to dance as if the sun just might
          not make it up over the factory roof.
And if these kind men refuse me, as they must
          —they have their essential work:
                    all those stinking leftovers, 
                    all those broken things 
                    from broken lives that must be seen to.
If, as I say, I’m refused, I will go, then, 
          door to door, knocking,
          issuing my waggish invitation to join 
          in the only game that matters,
          this one wild as a fresh horizon,
          fresh as a fistful of violets, 
          as subtle as ripening fish guts,
                    ready to rise risible and strong
                    as my hands holding someone, you perhaps,
                    up into the ballroom of this,
                    can you believe it, this brand new day, 
                    perfect, unblemished, heroic, and brave,
                    and only the two of us mad enough
                    to know what to do with the music
                    of the garbage pick-up on a Monday morning.

There Was Time

It was one of those evenings 
          when the sun worked its shadows
          in endless flickers across the stiff snow, 
          unrelentingly broadcasting news 
          in some language from beyond.
The mindless village kept to its houses,
          and the streets transfixed so long by routine
          had nothing to say for themselves
          even as a murder of crows flung themselves
          on to every steeple and flagpole, every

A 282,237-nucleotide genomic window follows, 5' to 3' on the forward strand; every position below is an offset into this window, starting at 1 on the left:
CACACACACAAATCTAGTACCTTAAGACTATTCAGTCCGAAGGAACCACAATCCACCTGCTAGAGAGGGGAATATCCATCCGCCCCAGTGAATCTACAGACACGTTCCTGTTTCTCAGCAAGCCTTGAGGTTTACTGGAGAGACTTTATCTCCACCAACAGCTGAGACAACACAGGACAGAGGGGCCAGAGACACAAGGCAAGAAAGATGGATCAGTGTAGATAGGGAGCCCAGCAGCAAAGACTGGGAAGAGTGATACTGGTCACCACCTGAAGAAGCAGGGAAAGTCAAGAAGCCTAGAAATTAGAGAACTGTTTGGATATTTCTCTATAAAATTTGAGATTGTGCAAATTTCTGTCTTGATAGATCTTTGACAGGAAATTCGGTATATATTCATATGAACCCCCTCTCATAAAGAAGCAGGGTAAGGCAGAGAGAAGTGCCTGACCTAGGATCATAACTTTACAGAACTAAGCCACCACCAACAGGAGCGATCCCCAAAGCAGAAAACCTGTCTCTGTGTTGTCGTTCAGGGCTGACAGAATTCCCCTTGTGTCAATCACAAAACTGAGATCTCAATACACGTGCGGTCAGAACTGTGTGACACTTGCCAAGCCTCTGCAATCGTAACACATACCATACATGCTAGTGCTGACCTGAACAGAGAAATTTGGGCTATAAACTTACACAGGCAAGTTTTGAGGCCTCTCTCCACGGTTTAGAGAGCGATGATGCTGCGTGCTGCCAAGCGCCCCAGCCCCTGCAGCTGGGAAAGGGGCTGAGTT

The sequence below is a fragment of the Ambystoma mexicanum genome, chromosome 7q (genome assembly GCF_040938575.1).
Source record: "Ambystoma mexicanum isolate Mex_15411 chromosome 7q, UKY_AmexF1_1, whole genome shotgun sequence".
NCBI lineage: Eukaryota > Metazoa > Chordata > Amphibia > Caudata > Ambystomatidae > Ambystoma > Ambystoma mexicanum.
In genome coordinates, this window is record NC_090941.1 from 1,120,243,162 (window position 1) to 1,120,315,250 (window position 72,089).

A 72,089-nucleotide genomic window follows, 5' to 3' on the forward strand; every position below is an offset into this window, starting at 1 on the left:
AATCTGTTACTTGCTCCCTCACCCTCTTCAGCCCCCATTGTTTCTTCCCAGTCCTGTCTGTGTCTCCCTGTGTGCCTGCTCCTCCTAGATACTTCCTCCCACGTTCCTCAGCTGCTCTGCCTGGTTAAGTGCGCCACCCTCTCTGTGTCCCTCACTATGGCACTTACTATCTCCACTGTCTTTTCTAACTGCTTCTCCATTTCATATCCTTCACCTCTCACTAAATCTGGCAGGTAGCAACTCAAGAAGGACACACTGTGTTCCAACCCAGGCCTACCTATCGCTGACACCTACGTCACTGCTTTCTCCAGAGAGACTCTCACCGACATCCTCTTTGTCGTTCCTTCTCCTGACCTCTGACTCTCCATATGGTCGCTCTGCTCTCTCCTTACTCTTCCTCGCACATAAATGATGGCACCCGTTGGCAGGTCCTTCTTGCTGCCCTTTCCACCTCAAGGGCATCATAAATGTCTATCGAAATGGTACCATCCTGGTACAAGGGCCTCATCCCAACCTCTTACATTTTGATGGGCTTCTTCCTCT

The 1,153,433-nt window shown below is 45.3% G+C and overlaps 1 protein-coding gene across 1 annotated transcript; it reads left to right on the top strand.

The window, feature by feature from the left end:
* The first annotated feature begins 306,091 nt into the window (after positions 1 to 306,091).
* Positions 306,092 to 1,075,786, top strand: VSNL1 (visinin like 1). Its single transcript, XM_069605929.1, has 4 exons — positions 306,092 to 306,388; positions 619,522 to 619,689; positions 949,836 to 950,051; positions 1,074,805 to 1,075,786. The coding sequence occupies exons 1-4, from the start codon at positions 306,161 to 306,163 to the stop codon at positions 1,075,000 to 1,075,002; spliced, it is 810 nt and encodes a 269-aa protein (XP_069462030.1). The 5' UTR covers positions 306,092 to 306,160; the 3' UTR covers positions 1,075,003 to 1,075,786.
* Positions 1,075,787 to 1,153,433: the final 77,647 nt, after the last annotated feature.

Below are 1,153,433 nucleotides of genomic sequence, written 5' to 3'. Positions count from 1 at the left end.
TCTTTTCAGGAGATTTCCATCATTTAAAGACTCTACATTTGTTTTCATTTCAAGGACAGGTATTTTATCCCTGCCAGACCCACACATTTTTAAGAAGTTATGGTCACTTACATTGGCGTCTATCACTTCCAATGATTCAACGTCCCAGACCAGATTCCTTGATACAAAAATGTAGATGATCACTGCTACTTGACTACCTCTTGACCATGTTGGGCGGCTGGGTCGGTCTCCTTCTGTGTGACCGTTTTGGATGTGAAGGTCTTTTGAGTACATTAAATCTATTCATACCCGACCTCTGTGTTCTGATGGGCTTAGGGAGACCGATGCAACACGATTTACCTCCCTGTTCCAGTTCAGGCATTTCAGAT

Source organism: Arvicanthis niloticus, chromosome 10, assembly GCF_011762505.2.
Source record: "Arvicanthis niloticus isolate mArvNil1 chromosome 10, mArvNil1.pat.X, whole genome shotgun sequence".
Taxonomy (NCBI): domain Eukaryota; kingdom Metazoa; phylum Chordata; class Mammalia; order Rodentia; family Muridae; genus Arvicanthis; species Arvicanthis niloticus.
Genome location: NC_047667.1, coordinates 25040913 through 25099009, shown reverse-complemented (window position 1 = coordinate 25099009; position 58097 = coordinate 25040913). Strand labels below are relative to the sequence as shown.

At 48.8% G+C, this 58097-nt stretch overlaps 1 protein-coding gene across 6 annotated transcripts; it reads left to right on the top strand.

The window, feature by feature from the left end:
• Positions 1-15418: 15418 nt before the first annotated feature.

war hero’s statue, every plinth
          graffitied with memorials 
          to sexual prowess, and so
          fixed their perches
          and sought the answers
          they’d left behind last summer.
Soon the moon would arrive
          towing galleons of storm and the heavy luggage
          of unwanted dreams.

There was still time to work it all out
          the janitor told himself, leaning
          on his broom, smoking his cigarette
          looking out to where the frozen lake
          met the sky and into which the crows
          were already returning. 
There was still time, he told himself, 
          to work it all out.
He had no bird book, not even a dictionary.
They were birds.  They were black. They were noisy.
There was time and then 
          there was only this,
          the smoke and his heel 
          grinding out the ash.

Marc Harshman

About Marc Harshman

Harshman’s WOMAN IN RED ANORAK, Blue Lynx Prize winner, was published in 2018 by Lynx House Press. His fourteenth children’s book, FALLINGWATER…, co-author, Anna Smucker, was published by Roaring Brook/Macmillan and named an Amazon Book of the Month. He is co-winner of the 2019 Allen Ginsberg Poetry Award and his poem, “Dispatch from the Mountain State,” was printed in 2020 Thanksgiving edition of The New York Times.  Poems have been anthologized by Kent State University, the University of Iowa, University of Georgia, and the University of Arizona.  His newest publication is DARK HILLS OF HOME, Monongahela Books, 2022.

Cold Mountain Review is published once a year in the Department of English at Appalachian State University. Support from Appalachian’s Office of Academic Affairs and College of Arts and Sciences enables CMR’s learning and publications program. The views and opinions expressed in CMR do not necessarily reflect those of university trustees, administration, faculty, students, or staff.